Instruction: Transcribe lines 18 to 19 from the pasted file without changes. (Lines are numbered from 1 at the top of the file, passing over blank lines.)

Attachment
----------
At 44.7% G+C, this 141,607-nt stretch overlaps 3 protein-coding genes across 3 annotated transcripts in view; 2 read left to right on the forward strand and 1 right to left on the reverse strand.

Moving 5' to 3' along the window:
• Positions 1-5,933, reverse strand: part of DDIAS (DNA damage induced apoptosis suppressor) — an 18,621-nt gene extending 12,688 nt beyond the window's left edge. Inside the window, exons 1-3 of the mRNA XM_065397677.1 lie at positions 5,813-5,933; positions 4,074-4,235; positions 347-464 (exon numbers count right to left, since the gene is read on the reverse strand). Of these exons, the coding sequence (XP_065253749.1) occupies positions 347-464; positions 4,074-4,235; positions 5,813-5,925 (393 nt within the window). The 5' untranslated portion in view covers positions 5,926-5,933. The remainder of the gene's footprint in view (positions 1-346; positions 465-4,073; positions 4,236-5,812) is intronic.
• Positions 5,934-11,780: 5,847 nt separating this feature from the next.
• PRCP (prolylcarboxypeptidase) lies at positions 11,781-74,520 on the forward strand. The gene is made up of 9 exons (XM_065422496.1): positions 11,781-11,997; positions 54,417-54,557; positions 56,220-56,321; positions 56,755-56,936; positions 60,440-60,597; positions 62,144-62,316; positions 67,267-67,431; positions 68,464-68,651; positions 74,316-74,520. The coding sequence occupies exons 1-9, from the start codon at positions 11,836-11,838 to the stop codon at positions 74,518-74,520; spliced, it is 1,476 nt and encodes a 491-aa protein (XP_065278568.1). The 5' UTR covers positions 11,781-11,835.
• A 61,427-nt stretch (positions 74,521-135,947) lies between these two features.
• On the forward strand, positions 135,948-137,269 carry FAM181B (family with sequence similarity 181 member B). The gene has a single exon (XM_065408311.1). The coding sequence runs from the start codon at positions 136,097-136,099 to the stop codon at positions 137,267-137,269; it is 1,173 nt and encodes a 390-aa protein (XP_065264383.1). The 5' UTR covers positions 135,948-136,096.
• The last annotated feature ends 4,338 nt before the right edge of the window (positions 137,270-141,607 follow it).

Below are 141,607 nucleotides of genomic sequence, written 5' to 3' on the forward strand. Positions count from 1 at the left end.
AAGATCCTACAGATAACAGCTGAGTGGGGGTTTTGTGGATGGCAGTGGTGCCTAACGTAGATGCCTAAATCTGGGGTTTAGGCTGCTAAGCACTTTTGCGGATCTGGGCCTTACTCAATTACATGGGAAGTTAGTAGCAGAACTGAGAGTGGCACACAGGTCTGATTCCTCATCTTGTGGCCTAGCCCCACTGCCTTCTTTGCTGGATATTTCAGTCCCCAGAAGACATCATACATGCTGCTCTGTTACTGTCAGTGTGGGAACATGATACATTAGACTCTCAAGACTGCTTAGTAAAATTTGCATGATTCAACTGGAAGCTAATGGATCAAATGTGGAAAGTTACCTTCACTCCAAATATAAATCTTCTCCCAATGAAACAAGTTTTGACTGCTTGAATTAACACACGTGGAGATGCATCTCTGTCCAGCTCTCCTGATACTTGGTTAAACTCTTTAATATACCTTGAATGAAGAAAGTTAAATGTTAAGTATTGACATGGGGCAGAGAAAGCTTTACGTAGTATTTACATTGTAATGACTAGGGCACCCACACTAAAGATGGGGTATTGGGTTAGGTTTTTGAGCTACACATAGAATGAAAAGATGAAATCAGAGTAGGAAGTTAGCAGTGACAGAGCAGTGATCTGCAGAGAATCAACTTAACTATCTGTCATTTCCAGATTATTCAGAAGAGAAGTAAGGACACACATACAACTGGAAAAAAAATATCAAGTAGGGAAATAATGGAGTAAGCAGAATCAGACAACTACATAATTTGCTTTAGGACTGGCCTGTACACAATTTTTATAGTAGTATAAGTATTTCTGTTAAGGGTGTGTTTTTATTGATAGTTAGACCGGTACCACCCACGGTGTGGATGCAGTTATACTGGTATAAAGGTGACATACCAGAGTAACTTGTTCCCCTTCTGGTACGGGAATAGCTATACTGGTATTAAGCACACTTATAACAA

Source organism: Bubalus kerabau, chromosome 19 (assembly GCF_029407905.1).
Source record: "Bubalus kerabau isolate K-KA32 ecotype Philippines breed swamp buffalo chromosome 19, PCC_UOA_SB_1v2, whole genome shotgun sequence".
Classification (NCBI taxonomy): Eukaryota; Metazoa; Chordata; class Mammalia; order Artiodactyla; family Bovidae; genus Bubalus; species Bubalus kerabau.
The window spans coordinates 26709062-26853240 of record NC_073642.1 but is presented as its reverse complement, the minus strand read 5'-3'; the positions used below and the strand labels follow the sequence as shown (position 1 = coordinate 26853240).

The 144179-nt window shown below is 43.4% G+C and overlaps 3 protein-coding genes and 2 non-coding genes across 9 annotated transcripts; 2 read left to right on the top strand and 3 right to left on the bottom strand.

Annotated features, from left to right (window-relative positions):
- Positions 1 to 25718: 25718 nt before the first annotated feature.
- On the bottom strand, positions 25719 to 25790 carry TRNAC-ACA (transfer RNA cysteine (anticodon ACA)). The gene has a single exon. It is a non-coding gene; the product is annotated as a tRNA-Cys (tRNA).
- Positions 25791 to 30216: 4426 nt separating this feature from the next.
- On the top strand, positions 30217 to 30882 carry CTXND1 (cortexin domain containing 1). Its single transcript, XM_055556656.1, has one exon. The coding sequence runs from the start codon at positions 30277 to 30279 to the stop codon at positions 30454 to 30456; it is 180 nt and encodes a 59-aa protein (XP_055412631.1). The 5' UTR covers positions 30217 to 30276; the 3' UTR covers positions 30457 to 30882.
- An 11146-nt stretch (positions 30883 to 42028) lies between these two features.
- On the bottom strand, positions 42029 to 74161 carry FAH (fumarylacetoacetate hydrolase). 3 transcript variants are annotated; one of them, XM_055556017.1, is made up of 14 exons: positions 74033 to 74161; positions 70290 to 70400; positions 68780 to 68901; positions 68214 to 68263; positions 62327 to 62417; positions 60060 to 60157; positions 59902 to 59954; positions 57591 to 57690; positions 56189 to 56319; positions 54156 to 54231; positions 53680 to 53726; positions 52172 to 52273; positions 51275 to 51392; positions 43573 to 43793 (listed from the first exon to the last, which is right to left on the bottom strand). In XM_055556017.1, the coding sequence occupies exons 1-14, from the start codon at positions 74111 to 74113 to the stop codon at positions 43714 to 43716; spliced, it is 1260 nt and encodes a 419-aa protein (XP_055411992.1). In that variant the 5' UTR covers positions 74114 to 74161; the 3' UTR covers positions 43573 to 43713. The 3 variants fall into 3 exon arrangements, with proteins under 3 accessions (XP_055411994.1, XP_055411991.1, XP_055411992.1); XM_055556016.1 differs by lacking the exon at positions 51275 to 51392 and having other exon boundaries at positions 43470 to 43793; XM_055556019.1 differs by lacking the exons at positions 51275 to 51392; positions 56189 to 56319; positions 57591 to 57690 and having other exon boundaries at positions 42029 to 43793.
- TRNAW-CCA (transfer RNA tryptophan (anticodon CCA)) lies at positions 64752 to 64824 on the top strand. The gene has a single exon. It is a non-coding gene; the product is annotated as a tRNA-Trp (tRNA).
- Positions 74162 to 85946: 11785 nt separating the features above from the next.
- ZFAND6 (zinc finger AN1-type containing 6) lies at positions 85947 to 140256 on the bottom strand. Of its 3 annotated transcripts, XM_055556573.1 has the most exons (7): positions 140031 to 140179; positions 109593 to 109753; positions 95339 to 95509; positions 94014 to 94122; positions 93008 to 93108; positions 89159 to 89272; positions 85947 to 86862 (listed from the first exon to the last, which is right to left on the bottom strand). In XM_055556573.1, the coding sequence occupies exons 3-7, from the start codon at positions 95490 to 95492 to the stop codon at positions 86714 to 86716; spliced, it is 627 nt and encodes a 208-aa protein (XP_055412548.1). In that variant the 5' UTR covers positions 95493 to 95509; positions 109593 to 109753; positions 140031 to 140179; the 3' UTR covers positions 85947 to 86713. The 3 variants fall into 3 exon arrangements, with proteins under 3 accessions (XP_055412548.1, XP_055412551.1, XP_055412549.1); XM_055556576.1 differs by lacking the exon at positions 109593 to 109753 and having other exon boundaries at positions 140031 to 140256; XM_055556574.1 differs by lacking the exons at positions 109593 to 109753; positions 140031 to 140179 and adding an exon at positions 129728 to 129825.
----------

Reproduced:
- On the bottom strand, positions 25719 to 25790 carry TRNAC-ACA (transfer RNA cysteine (anticodon ACA)). The gene has a single exon. It is a non-coding gene; the product is annotated as a tRNA-Cys (tRNA).
- Positions 25791 to 30216: 4426 nt separating this feature from the next.